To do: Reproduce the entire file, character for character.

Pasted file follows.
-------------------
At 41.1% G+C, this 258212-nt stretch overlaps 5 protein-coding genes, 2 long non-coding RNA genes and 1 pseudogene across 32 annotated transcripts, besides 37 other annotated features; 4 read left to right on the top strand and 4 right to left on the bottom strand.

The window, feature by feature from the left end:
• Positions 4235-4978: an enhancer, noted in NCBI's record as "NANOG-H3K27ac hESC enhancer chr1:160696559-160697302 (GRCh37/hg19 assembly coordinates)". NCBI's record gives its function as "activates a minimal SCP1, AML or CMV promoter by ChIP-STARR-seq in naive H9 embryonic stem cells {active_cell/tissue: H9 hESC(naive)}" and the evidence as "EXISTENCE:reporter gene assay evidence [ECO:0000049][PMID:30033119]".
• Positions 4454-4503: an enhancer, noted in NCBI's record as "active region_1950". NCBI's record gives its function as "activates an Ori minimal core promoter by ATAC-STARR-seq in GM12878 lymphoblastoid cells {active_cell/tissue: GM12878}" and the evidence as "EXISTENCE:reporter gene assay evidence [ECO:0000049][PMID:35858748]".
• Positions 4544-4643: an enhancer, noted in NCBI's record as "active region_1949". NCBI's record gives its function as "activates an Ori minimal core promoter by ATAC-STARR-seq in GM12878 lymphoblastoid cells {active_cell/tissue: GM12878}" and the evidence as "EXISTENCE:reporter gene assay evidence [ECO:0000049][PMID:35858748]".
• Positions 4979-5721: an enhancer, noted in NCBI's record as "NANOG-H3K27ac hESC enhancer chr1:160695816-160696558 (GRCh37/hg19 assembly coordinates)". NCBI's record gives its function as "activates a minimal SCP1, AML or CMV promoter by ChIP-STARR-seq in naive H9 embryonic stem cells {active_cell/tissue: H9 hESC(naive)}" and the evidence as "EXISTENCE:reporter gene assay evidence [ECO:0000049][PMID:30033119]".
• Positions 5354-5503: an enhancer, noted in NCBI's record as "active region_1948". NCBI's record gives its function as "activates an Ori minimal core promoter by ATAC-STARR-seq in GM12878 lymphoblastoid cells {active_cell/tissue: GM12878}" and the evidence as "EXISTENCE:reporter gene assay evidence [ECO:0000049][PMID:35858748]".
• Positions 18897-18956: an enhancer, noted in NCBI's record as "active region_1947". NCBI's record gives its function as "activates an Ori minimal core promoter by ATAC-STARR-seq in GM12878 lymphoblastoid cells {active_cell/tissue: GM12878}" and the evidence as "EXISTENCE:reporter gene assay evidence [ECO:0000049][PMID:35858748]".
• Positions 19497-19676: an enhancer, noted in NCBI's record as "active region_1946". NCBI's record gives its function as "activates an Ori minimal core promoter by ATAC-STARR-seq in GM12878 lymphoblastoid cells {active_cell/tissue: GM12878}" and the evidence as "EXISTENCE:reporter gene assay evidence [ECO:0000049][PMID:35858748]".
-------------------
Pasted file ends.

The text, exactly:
At 41.1% G+C, this 258212-nt stretch overlaps 5 protein-coding genes, 2 long non-coding RNA genes and 1 pseudogene across 32 annotated transcripts, besides 37 other annotated features; 4 read left to right on the top strand and 4 right to left on the bottom strand.

The window, feature by feature from the left end:
• Positions 4235-4978: an enhancer, noted in NCBI's record as "NANOG-H3K27ac hESC enhancer chr1:160696559-160697302 (GRCh37/hg19 assembly coordinates)". NCBI's record gives its function as "activates a minimal SCP1, AML or CMV promoter by ChIP-STARR-seq in naive H9 embryonic stem cells {active_cell/tissue: H9 hESC(naive)}" and the evidence as "EXISTENCE:reporter gene assay evidence [ECO:0000049][PMID:30033119]".
• Positions 4454-4503: an enhancer, noted in NCBI's record as "active region_1950". NCBI's record gives its function as "activates an Ori minimal core promoter by ATAC-STARR-seq in GM12878 lymphoblastoid cells {active_cell/tissue: GM12878}" and the evidence as "EXISTENCE:reporter gene assay evidence [ECO:0000049][PMID:35858748]".
• Positions 4544-4643: an enhancer, noted in NCBI's record as "active region_1949". NCBI's record gives its function as "activates an Ori minimal core promoter by ATAC-STARR-seq in GM12878 lymphoblastoid cells {active_cell/tissue: GM12878}" and the evidence as "EXISTENCE:reporter gene assay evidence [ECO:0000049][PMID:35858748]".
• Positions 4979-5721: an enhancer, noted in NCBI's record as "NANOG-H3K27ac hESC enhancer chr1:160695816-160696558 (GRCh37/hg19 assembly coordinates)". NCBI's record gives its function as "activates a minimal SCP1, AML or CMV promoter by ChIP-STARR-seq in naive H9 embryonic stem cells {active_cell/tissue: H9 hESC(naive)}" and the evidence as "EXISTENCE:reporter gene assay evidence [ECO:0000049][PMID:30033119]".
• Positions 5354-5503: an enhancer, noted in NCBI's record as "active region_1948". NCBI's record gives its function as "activates an Ori minimal core promoter by ATAC-STARR-seq in GM12878 lymphoblastoid cells {active_cell/tissue: GM12878}" and the evidence as "EXISTENCE:reporter gene assay evidence [ECO:0000049][PMID:35858748]".
• Positions 18897-18956: an enhancer, noted in NCBI's record as "active region_1947". NCBI's record gives its function as "activates an Ori minimal core promoter by ATAC-STARR-seq in GM12878 lymphoblastoid cells {active_cell/tissue: GM12878}" and the evidence as "EXISTENCE:reporter gene assay evidence [ECO:0000049][PMID:35858748]".
• Positions 19497-19676: an enhancer, noted in NCBI's record as "active region_1946". NCBI's record gives its function as "activates an Ori minimal core promoter by ATAC-STARR-seq in GM12878 lymphoblastoid cells {active_cell/tissue: GM12878}" and the evidence as "EXISTENCE:reporter gene assay evidence [ECO:0000049][PMID:35858748]".